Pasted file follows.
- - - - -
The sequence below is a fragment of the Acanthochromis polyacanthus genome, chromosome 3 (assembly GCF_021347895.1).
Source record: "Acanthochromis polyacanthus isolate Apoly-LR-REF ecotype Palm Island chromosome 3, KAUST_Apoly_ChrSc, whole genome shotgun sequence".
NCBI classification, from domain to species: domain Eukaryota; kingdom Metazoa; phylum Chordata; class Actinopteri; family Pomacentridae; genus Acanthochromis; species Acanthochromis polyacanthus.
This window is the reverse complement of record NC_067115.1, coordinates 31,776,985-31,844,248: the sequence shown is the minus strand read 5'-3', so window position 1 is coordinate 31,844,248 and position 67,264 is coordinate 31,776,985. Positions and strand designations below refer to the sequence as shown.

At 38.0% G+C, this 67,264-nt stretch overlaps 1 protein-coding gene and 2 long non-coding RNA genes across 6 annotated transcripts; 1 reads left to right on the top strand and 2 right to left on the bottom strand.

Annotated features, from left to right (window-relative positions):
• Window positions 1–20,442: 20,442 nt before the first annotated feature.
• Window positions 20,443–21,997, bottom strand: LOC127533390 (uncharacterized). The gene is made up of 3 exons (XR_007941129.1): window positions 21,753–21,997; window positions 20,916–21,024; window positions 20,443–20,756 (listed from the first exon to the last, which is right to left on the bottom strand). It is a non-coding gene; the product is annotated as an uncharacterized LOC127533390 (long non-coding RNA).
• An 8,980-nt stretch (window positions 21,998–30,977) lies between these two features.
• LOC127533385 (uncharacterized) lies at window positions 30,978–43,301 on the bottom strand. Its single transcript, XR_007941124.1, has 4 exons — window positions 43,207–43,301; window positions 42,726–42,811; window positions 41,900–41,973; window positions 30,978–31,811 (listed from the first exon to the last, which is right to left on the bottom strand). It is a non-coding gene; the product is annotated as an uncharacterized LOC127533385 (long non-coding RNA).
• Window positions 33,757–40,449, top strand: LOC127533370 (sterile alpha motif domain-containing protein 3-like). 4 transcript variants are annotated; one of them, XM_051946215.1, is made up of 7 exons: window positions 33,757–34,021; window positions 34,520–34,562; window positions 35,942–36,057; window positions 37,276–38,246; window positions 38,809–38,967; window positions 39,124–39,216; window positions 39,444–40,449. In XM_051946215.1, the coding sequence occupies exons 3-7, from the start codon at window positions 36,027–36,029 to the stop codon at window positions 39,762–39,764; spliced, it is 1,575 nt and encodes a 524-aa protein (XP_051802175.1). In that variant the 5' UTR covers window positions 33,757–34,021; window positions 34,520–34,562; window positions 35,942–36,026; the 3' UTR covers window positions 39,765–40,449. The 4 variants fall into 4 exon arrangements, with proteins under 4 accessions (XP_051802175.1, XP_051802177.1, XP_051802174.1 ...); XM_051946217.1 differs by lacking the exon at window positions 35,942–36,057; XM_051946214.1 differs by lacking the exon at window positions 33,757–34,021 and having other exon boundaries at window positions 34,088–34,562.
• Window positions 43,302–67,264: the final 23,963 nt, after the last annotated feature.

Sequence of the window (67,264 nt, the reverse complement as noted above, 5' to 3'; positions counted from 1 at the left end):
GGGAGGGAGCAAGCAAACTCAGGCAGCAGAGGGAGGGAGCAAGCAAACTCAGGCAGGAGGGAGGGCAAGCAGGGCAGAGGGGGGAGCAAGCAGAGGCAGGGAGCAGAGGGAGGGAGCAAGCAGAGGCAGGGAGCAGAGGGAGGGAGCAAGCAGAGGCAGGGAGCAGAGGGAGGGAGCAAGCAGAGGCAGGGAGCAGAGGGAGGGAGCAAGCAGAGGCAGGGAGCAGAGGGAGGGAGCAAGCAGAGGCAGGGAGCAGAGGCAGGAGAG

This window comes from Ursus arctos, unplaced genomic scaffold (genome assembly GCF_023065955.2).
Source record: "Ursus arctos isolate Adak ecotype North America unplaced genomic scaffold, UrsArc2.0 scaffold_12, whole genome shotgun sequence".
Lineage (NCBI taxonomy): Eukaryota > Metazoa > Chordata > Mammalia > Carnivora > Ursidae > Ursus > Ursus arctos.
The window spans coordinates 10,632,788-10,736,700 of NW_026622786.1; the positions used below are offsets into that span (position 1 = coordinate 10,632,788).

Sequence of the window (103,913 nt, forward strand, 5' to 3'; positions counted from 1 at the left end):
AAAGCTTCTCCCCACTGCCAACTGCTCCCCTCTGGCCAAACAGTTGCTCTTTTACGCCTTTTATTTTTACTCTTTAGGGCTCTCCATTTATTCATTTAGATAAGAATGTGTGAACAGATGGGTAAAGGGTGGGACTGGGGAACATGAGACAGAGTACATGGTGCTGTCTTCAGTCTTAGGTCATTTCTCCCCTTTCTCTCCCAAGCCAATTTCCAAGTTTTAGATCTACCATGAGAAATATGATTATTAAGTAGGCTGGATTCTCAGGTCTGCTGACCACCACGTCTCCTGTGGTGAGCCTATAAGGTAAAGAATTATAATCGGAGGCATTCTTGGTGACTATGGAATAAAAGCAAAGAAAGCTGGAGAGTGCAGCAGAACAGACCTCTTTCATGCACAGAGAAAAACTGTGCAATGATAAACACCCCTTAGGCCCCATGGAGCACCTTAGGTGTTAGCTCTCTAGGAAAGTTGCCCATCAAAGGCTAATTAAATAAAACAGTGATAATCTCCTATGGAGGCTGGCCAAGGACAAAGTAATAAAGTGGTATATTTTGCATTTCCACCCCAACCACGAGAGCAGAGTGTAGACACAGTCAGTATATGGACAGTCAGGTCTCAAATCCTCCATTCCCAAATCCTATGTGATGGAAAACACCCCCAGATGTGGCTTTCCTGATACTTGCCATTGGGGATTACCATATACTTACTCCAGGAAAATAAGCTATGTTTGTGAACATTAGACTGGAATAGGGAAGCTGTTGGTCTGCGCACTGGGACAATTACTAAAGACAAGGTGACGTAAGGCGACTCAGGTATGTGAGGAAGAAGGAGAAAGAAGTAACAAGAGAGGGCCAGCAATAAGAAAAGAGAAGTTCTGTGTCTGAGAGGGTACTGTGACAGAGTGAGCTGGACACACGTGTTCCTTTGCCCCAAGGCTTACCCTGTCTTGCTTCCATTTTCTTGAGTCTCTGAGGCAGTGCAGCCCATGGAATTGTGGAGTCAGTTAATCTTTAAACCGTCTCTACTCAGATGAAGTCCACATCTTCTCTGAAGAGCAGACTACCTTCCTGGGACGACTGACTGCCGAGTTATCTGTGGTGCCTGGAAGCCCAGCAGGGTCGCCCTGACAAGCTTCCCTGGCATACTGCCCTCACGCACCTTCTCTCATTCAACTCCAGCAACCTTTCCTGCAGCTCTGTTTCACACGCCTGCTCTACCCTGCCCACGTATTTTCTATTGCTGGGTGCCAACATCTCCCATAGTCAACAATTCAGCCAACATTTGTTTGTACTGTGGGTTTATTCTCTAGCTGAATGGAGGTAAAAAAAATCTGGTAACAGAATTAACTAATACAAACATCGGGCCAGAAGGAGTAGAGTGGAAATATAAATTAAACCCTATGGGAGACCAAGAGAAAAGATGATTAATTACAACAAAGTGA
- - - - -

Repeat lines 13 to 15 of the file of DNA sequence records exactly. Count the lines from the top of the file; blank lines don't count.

Sequence of the window (67,264 nt, the reverse complement as noted above, 5' to 3'; positions counted from 1 at the left end):
GGGAGGGAGCAAGCAAACTCAGGCAGCAGAGGGAGGGAGCAAGCAAACTCAGGCAGGAGGGAGGGCAAGCAGGGCAGAGGGGGGAGCAAGCAGAGGCAGGGAGCAGAGGGAGGGAGCAAGCAGAGGCAGGGAGCAGAGGGAGGGAGCAAGCAGAGGCAGGGAGCAGAGGGAGGGAGCAAGCAGAGGCAGGGAGCAGAGGGAGGGAGCAAGCAGAGGCAGGGAGCAGAGGGAGGGAGCAAGCAGAGGCAGGGAGCAGAGGCAGGAGAG

This window comes from Ursus arctos, unplaced genomic scaffold (genome assembly GCF_023065955.2).